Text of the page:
Looking back today Full Motion Video games on the Sega CD are quite painful to play. Not just because most are rather horrible, and I like the genre so that is saying something, but because of the video quality. Some titles were uglier than others and this was one of the sticking points for gamers. In general, the video quality, the one thing that FMV games needed to be right, is simply not good. Many would say this is due to the developers being new to the Full Motion Video genre, or CD-ROM based development in general.
What if I told you it was something else entirely?
According to YouTube member Matteusbeus (you will be seeing that name a bit in the near future), the Sega Genesis was capable of better Full Motion Video than the Sega CD was. For proof, he uploaded a BIN file containing footage from a recent Star Wars movie. The use of a newer movie like this was probably to silence critics that are just waiting to scream “fake”.
As you can see, the video is quite smooth and very detailed, if a little dark. The point is, it is smooth and fairly clean. This is on par with what gamers saw later in the life of the Sega CD, even better in many instances. One trick that was used in Sega CD releases to get the video quality up was to limit colors on screen, making the video area quite small, or just degrading via compression as much as possible.
Why was this though?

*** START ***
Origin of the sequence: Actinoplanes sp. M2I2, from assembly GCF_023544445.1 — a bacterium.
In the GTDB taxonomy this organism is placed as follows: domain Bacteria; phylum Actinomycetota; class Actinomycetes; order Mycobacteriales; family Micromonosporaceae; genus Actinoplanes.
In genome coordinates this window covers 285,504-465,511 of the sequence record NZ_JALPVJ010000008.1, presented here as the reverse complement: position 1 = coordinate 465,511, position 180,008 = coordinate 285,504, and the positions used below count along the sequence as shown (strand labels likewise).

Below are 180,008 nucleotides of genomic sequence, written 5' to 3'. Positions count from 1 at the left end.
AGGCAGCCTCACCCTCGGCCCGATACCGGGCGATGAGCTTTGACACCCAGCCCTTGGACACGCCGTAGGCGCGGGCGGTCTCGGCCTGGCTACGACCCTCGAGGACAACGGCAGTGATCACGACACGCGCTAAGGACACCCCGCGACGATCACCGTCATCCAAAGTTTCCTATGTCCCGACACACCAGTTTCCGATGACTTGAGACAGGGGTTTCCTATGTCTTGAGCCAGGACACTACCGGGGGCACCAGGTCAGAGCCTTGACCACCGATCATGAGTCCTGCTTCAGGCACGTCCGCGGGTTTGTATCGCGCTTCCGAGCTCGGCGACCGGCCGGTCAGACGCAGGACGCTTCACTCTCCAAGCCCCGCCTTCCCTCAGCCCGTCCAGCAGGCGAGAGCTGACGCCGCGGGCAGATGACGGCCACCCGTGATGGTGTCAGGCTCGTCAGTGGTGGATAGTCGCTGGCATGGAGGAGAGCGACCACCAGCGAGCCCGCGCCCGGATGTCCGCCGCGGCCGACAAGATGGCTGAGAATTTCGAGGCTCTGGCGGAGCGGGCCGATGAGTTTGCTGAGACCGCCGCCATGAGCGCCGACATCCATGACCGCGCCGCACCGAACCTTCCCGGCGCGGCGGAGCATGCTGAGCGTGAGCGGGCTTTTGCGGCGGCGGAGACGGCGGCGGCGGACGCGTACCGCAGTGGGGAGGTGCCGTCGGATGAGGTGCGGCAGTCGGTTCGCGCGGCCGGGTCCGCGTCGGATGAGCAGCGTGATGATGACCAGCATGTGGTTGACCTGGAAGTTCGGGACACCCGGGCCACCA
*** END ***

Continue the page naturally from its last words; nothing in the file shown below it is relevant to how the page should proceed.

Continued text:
Well, Matteusbeus states it is because of the limited transfer bus between the Sega CD and the Sega Genesis. There simply was not enough bandwidth to get good quality video off of the Sega CD in a manner conducive to what FMV games required. Yep. Sega screwed over gamers due to not thinking ahead enough. Now, this could be because of cost saving measures or it could be because the needs of the CD-ROM platform were just far and above what they were expected to be. Either way, the blame lays at the feet of Sega on this one.
Would a bigger transfer bus have allowed for better looking Full Motion Video games? Yes. Would that have made them more appealing to the masses and maybe prolonged the life of the Sega CD, and Sega Genesis by default? Probably not. The FMV genre was just too limited in scope based on what developers were willing to do. Rather than going with quick action or mystery and horror genres, developers were too focused on giving gamers as close to interactive television as possible. Something current technology may be able to pull off but certainly not back in the day.